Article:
2 Unloved but Solid Dividend Stocks for 2018

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Kimberly-Clark (NYSE: KMB) and Genuine Parts Co. (NYSE: GPC) both had 2017s they'd rather avoid duplicating this year. But though each is battling slowing sales and industry headwinds, they offer investors valuable and consistent dividends, and have the potential to be solid income options, even if they're unloved by the broader market.

Brand power

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While not everyone will recognize this personal care company by name, it's virtually impossible not to know a number of Kimberly-Clark's brands. It's a leading manufacturer of personal care and tissue products, with megabrands such as Kleenex, Huggies, Pull-Ups, Kotex, Depends, and Cottonelle in its portfolio.

The advantage in owning consumer staples companies is that their products don't follow fashion styles or trends, and they sell fairly steadily whether the economy is on an upswing or downswing. Despite those stable and reliable sales, however, Kimberly-Clark lowered its sales growth guidance early in 2017 from 2% to 1.5% while its competitor Procter & Gamble raised its forecast to 2.5%. Kimberly-Clark's sales are now expected to end the full year flat when all is said and done.

Management understood that with sales slowing, it had to step up and deliver even more with its cost-reduction program, which has saved more than $3.3 billion over the past 13 years. The good news is that Kimberly-Clarks cost-cutting performance was actually already accelerating: It averaged $200 million annually between 2004 and 2011, but hit $435 million in 2016. These moves have helped push adjusted gross margins from 33.4% in 2012 to 36.5% through the first half of 2017. Its adjusted operating margin has similarly improved, from 14.4% during 2012 to 18.1% during the first half of 2017.

Kimberly-Clark's dividend payout history is as solid as its top-selling name-brands. The company has dished out $13.5 billion in dividends over the past 13 years, and increased its payout in 45 consecutive years. It's a top-tier dividend in its industry and the current yield is a juicy 3.2%. And it repurchased $15.4 billion worth of stock between 2004 and 2016, reducing its shares outstanding by nearly one-third.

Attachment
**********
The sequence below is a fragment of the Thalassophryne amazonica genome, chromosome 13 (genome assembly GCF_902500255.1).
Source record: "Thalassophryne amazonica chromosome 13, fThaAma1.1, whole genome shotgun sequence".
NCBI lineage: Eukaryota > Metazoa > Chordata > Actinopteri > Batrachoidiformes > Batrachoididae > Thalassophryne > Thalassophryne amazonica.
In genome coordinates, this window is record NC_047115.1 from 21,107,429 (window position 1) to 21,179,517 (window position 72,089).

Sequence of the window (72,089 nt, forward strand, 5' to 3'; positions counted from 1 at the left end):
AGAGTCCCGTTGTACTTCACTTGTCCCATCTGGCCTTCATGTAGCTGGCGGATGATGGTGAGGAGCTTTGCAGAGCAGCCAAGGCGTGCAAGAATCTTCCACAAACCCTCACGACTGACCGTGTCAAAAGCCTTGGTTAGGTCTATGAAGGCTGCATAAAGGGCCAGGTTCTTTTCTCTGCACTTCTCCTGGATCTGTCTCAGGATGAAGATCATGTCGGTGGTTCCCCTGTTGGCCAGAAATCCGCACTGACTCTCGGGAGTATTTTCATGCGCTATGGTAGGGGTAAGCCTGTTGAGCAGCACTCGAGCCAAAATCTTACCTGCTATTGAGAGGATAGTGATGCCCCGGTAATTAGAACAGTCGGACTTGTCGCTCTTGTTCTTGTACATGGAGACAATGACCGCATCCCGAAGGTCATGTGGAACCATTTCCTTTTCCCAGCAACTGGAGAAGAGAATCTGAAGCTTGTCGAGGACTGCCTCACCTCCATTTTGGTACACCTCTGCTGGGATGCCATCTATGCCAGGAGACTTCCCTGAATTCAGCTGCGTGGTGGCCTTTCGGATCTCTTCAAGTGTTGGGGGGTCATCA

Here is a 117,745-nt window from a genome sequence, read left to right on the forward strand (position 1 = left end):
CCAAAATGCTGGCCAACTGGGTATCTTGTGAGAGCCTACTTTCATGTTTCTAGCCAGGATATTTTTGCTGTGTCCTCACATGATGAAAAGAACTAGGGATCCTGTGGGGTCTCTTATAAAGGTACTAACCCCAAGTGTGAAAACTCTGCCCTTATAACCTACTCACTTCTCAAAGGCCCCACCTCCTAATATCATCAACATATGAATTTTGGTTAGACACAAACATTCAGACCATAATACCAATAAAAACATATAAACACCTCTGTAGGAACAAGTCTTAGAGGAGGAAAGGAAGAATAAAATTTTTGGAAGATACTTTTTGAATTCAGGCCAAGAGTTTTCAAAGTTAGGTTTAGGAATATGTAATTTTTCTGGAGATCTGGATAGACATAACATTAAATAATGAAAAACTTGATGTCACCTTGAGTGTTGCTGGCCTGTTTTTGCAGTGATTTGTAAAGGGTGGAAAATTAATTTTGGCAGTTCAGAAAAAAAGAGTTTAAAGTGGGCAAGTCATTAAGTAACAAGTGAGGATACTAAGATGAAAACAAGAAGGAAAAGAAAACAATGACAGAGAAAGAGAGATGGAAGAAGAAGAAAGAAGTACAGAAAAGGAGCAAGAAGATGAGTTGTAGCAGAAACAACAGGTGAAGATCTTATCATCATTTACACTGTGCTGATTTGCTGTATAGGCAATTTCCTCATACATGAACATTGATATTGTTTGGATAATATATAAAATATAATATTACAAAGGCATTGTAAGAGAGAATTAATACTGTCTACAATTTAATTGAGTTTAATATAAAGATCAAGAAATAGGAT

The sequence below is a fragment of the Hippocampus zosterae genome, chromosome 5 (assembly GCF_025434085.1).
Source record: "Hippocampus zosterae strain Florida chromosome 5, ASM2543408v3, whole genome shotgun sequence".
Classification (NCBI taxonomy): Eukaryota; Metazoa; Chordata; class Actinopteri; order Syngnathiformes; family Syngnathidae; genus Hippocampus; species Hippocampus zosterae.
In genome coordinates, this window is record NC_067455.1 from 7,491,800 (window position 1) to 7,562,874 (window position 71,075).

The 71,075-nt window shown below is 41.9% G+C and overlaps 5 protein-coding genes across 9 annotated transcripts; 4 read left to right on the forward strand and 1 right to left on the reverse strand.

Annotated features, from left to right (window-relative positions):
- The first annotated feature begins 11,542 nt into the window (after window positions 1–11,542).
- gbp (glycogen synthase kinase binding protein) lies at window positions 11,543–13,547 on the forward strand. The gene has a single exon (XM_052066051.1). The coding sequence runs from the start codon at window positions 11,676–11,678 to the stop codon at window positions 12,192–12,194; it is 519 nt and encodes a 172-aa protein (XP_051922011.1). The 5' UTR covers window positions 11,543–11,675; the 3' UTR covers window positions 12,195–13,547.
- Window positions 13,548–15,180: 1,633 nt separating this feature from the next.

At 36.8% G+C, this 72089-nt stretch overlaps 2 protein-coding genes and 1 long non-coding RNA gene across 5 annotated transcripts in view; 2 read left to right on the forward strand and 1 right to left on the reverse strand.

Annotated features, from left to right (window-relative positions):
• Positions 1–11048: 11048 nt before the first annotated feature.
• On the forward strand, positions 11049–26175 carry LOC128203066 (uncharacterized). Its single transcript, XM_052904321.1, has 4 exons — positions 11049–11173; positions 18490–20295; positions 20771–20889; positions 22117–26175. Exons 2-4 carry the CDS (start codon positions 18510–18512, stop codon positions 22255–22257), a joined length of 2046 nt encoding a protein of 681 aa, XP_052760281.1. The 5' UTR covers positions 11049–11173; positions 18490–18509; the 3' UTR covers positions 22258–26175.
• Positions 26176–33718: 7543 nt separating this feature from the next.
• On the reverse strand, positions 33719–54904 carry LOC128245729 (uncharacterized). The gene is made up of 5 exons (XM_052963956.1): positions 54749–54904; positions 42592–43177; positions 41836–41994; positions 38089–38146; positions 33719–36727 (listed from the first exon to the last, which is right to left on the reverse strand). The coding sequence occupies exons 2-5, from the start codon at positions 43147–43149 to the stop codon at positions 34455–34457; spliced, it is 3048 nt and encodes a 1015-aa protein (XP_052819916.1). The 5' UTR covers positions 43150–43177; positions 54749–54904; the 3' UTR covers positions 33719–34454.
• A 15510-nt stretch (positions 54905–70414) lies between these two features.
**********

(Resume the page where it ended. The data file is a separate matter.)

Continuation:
Scale and reach

Genuine Parts Co. has its hands in a few cookie jars, but generates a little more than half of its sales from the distribution of automotive replacement parts under the NAPA brand. The remainder of sales come from its industrial replacement parts business, office products and electrical/electronic materials. But the auto parts industry experienced a slight slowdown in 2017 as two consecutive mild winters and a cooler spring and summer reduced demand for car parts. (Extreme weather is a significant factor leading to greater wear and tear on vehicles.)

However, business conditions should improve for Genuine Parts in the near term as relatively low gas prices, economic growth, and a healthy jobs market should push miles driven toward new highs. Adding to the favorable outlook for the auto parts industry: The average age of vehicles on the road is rising -- it's currently at 11.7 years -- and a large wave of vehicles is set to turn six years old, the start of vehicles' prime period for needing costly repairs.

Another side factor that should help boost the company's rebound is that more and more consumers are having repairs done for them, rather than fixing their cars themselves. That trend should continue, especially as vehicles become more complex, and the commercial (do-it-for-me) market generates roughly 75% of NAPA's sales.

While Genuine Parts won't deliver explosive growth to investors, it can leverage its brand name and massive scale to generate solid top- and bottom-line results. In fact, over the company's 89-year history, sales have increased in 84 years and profit increased in 73. Those stable gains translate into a dividend that has delivered 61 consecutive years of increases and currently yields a respectable 2.6%.

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Daniel Miller has no position in any of the stocks mentioned. The Motley Fool has no position in any of the stocks mentioned. The Motley Fool has a disclosure policy.